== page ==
In Kelsey McKinney’s article for The Atlantic, she questions Western literature canon and even modern books that are being published inasmuch as they not only lack females as the main character, but even when they are the main character, they’re seeking love from men or are otherwise guided by men. Admittedly, I am not as well-versed in Western literature cannon or the literature of today as I should be, so I defer to her appraisal of the situation.
That said, just taking a gander at my own books on my shelves, I’d be hard-pressed to find many books that featured a female character as the lead. There’s Twilight and the Hunger Games, but both Bella and Katniss, respectively, seek love; although, I would contend Katniss is a bit more nuanced about it. In fact, I believe Who’s Afraid of Virginia Woolf? by Edward Albee is the only contender with a strong female lead in the character Martha, whom is not seeking love; if anything, she seeks its dismantling.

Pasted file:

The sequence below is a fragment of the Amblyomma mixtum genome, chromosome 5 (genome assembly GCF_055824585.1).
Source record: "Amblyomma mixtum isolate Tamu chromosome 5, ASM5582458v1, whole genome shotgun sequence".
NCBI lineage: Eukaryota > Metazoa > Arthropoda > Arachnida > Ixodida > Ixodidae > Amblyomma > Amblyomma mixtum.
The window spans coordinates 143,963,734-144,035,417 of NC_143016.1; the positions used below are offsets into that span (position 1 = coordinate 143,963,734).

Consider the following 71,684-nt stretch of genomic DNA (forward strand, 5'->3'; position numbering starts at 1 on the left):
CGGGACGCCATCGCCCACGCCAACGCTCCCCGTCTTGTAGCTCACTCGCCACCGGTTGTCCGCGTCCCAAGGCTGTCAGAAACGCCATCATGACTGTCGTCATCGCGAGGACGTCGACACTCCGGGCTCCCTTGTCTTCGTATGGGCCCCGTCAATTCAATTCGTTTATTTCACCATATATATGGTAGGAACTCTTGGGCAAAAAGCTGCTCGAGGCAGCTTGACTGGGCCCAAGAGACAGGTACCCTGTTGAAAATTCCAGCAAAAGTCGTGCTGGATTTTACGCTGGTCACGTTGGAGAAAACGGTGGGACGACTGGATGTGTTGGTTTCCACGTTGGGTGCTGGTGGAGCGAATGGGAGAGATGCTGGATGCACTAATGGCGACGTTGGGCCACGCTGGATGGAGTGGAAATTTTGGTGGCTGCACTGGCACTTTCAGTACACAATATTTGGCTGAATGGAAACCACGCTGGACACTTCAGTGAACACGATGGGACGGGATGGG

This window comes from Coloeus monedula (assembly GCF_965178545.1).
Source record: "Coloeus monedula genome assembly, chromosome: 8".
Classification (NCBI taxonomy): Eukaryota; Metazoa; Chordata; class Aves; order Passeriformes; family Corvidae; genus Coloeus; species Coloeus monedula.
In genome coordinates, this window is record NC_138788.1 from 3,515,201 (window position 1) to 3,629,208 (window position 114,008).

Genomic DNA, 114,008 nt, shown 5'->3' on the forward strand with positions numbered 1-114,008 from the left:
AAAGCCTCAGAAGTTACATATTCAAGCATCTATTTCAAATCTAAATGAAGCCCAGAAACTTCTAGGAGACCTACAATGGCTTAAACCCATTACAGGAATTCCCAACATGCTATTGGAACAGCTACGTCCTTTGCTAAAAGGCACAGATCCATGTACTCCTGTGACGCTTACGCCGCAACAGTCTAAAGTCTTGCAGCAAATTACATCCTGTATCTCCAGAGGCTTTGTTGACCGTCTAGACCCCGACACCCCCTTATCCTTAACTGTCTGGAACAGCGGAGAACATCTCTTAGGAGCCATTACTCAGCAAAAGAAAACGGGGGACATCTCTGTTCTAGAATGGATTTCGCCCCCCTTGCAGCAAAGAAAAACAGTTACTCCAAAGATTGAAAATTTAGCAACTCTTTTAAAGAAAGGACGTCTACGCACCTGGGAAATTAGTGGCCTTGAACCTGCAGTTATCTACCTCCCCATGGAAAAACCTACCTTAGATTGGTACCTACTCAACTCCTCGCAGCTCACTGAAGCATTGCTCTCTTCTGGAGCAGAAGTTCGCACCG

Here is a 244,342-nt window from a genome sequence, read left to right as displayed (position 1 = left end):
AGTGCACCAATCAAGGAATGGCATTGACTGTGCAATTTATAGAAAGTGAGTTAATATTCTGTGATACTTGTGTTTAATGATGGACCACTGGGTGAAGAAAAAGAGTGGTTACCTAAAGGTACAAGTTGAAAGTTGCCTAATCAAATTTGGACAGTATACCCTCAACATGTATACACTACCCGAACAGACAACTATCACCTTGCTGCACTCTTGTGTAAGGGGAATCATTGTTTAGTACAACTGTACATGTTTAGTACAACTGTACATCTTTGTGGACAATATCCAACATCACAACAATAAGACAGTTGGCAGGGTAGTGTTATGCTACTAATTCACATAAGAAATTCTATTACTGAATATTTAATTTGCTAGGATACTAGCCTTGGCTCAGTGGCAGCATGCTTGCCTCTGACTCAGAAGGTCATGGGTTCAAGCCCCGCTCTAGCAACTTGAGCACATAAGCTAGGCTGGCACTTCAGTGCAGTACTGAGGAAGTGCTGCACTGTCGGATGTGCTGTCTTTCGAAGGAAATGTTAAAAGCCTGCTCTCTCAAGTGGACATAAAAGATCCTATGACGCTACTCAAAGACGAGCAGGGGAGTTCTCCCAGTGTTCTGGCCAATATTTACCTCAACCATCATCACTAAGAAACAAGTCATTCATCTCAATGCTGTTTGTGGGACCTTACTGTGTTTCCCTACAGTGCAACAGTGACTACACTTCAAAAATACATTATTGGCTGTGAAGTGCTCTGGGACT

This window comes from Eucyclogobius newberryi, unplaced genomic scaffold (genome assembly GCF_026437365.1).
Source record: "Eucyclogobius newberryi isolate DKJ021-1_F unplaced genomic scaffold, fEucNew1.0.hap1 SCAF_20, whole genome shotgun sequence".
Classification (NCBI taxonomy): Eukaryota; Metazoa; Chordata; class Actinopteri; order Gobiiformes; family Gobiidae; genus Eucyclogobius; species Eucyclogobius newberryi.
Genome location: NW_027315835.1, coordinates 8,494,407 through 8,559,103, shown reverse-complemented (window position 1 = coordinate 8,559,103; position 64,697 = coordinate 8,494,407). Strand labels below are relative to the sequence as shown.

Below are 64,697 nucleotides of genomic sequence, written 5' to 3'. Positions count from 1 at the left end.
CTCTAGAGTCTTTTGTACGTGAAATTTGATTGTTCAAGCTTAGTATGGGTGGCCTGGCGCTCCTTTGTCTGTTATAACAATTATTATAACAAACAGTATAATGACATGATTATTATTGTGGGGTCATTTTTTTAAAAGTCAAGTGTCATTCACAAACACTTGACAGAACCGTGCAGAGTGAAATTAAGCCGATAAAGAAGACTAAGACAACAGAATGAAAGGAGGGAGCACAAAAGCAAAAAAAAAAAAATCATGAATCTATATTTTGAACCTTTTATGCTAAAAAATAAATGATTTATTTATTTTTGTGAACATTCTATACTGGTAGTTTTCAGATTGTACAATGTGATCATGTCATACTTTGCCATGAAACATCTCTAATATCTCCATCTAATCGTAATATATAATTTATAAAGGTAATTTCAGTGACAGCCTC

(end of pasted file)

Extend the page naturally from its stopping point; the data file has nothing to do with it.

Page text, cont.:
McKinney makes some brilliant points throughout her article. Speaking of the canonized books with female characters as leads, she says, “These female characters had love stories of heartbreak, but no stories of solitary self-discovery.”
I mean, that is peculiar, isn’t? I’m a purveyor of the same clichés. In my first attempt at writing a female as a lead in a story, she sought love. She was a character dealing with the lack of a mother, an awkward relationship with her father, and being confined to a wheel chair, yet I made her search for love the primary focus. I’m frustrated about that, as I reflect upon such a decision. Why are all these interesting, complex female characters dwindled down to dependence upon a male character to work and develop? They shouldn’t be, right? Women live lives sans the constant quest for love and mating.
I’m setting a new challenge for myself to craft a story with a female lead that has no love angle. Granted, I don’t want to force it; I’m of the mindset that characters and stories ought to go organically, but nevertheless, I just again, to use the same word, find it peculiar, how underrepresented women are in literature and in a meaningful way.